G20 finance ministers and central bankers agreed Wednesday to extend a moratorium on debt interest payments for the poorest countries, which could lag behind the global recovery from the coronavirus pandemic.

In an online meeting, the Group of 20 most powerful nations also backed the International Monetary Fund's plan to boost its reserve offerings to help impoverished nations, and pledged to reach a deal on global tax reform by the middle of the year.

"We will further step up our support to vulnerable countries as they address the challenges associated with the COVID-19 pandemic," the G20 ministers said in a statement.

The IMF has forecast faster than expected global economic growth this year, of 6.0 percent, after the pandemic in 2020 caused the worst peacetime downturn since the Great Depression.

But US Treasury Secretary Janet Yellen has warned of the risk that the crisis reverses years of progress in fighting poverty and closing the gap between poor and rich nations.

The G20 said the debt moratorium, which was introduced in April last year and extended in October until June 30, would be prolonged one more time until December.

"This final extension will allow beneficiary countries to mobilise more resources to face the challenges of the crisis and, where appropriate, to move to a more structural approach to address debt vulnerabilities," its statement said.

World Bank President David Malpass welcomed the move but urged G20 nations to show "greater transparency", including disclosing the terms of their financing contracts, and incentivise private creditors to participate in debt relief.

The impact of the moratorium has been relatively limited so far, with just 46 out of 73 eligible countries having asked for and obtained a delay on payments totalling $5.7 billion, according to the latest official figures.

Development NGO Oxfam accused the G20 of "pushing the can down the road".

Post-pandemic recovery plans, increasing help for poor countries and a global corporate tax are on the agenda of the virtual G20 meeting hosted by Italy.
Post-pandemic recovery plans, increasing help for poor countries and a global corporate tax are on the agenda of the virtual G20 meeting hosted by Italy. Economy Minister Press Office / Handout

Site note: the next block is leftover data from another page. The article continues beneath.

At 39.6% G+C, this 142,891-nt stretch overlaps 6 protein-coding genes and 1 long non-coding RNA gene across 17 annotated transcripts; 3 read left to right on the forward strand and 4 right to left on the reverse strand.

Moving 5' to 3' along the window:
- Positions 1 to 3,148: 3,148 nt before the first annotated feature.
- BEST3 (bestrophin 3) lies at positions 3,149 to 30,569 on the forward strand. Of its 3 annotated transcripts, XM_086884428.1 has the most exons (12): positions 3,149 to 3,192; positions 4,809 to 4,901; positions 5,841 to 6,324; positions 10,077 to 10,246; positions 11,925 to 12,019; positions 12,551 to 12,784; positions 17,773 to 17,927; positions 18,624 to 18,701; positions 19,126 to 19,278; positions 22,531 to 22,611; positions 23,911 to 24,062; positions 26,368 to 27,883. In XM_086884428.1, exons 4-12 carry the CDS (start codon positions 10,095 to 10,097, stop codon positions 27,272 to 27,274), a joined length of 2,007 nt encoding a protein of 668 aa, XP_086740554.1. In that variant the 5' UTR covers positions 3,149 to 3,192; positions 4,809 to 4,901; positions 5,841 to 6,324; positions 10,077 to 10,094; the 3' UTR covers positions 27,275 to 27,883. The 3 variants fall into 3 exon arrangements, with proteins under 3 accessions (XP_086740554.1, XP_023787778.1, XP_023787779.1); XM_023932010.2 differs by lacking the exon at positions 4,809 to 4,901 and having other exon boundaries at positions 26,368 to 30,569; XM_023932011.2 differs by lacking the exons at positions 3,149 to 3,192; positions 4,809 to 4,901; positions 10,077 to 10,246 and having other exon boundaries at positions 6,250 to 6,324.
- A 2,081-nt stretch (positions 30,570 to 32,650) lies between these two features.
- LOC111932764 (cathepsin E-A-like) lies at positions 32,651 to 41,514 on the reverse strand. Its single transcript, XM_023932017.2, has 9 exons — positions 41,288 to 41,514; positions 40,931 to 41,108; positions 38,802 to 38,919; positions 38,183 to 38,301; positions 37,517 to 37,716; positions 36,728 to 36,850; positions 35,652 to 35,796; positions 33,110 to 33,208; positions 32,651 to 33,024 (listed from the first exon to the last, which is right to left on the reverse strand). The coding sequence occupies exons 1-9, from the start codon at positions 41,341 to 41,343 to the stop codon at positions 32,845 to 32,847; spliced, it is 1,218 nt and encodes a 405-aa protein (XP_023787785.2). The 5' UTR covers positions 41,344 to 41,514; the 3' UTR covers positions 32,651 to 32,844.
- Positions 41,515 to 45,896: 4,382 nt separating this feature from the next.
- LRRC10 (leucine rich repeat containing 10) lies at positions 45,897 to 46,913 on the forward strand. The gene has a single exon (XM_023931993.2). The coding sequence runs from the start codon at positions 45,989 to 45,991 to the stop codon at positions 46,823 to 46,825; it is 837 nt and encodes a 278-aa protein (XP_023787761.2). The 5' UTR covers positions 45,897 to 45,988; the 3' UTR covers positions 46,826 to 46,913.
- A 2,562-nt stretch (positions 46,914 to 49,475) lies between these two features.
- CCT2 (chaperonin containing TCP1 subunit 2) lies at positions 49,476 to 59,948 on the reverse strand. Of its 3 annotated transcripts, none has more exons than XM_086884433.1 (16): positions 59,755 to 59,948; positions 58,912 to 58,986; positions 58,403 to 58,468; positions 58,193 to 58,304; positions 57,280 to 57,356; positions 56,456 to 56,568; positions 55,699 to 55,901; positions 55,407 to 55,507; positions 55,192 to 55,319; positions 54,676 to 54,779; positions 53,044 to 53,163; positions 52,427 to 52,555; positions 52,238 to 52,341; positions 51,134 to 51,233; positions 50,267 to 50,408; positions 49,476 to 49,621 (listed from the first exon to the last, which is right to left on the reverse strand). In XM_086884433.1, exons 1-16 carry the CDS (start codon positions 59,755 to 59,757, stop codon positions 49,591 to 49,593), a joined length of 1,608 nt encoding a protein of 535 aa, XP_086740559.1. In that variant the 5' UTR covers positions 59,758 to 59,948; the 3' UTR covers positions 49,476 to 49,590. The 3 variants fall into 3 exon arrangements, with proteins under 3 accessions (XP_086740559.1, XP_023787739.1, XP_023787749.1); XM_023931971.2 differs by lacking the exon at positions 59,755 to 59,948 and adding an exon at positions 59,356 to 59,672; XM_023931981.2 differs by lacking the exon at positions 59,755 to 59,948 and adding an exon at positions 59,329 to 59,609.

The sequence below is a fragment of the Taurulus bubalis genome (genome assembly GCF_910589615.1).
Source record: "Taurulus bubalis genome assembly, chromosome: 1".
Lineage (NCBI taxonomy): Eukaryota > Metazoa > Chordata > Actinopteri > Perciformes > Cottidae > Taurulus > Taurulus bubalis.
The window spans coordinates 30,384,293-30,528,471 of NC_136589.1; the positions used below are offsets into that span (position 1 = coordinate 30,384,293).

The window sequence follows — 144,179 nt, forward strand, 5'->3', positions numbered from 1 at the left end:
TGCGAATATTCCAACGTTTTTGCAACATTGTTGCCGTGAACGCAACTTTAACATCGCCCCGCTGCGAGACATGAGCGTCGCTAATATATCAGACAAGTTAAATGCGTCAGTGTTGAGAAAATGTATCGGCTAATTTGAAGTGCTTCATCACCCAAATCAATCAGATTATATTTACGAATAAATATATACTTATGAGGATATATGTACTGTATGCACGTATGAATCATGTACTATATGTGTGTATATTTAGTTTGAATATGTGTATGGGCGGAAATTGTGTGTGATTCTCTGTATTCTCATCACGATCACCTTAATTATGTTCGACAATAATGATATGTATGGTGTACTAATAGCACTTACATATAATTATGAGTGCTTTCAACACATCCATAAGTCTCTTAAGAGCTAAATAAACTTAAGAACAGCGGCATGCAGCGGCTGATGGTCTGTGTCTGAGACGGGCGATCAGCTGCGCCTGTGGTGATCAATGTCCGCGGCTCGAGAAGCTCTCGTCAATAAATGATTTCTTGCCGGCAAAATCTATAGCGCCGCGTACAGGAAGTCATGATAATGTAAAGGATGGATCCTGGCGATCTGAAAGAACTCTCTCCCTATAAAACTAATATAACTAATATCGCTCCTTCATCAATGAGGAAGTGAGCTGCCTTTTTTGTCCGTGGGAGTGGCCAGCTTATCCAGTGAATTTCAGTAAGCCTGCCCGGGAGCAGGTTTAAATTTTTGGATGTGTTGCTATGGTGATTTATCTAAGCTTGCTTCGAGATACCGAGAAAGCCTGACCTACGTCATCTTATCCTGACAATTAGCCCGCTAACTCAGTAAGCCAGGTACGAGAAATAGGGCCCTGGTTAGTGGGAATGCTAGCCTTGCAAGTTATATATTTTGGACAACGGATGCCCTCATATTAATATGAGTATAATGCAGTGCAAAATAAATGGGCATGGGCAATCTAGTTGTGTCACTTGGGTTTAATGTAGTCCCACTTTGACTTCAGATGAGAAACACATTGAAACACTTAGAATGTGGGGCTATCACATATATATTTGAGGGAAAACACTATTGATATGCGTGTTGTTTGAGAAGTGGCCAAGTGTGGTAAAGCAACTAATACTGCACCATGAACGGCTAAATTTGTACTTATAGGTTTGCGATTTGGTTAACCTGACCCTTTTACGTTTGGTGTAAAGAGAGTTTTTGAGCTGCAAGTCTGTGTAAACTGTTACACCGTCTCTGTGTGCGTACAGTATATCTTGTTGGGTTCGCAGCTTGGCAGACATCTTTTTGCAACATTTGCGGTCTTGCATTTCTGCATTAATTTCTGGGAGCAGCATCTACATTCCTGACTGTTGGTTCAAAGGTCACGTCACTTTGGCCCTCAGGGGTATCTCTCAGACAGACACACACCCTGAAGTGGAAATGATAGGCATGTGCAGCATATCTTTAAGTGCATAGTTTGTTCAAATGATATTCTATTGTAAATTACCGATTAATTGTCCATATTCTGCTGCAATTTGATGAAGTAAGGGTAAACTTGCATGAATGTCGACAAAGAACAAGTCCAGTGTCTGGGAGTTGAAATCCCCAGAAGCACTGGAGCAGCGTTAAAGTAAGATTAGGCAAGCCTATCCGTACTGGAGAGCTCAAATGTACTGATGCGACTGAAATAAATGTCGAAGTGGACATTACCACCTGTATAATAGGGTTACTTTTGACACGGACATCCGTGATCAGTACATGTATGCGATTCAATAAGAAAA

"If debt cancellation is not part of the solution, the world's poorest countries will continue to struggle to cope with the pandemic and its devastating effects," said Nadia Daar, head of Oxfam's office in Washington, DC.

The G20 also supported the IMF's plan to increase its allocation of special drawing rights (SDR) by $650 billion, said it would "enhance global liquidity and will help the global recovery".

SDRs are international reserve assets that help governments protect their financial reserves against global currency fluctuations, and also help the IMF calculate loans and interest rates.

Also on the agenda of Wednesday's meeting was a US proposal for a global minimum tax rate for corporations, which is supported by the IMF and by major economies including France and Germany.

Italian Economy Minister Daniele Franco said the plan -- aimed at ending tax competition between countries and the use of tax havens by companies -- was "consistent" with ongoing G20 discussions on global tax reform.

The international reform would be comprised of two components: the minimum tax rate and the establishment of a system to modulate corporate taxes based on profits in each country, regardless of where they are headquartered -- which would likely impact tech giants the most.

"We will continue our cooperation for a globally fair, sustainable, and modern international tax system. We remain committed to reaching a global and consensus-based solution... by mid-2021," the G20 statement said.

German Finance Minister Olaf Scholz said agreement was urgently needed, telling reporters: "The summer is the moment when it should happen."

But Ireland, which has become a base for multinationals with its ultra low corporation tax rate of 12.5 percent, expressed reservations about a global minimum tariff.

Finance Minister Paschal Donohoe said Tuesday his concerns relate to the effect of a universal rate on small and medium economies that tax business at a lower percentage "as part of their overall competitive model".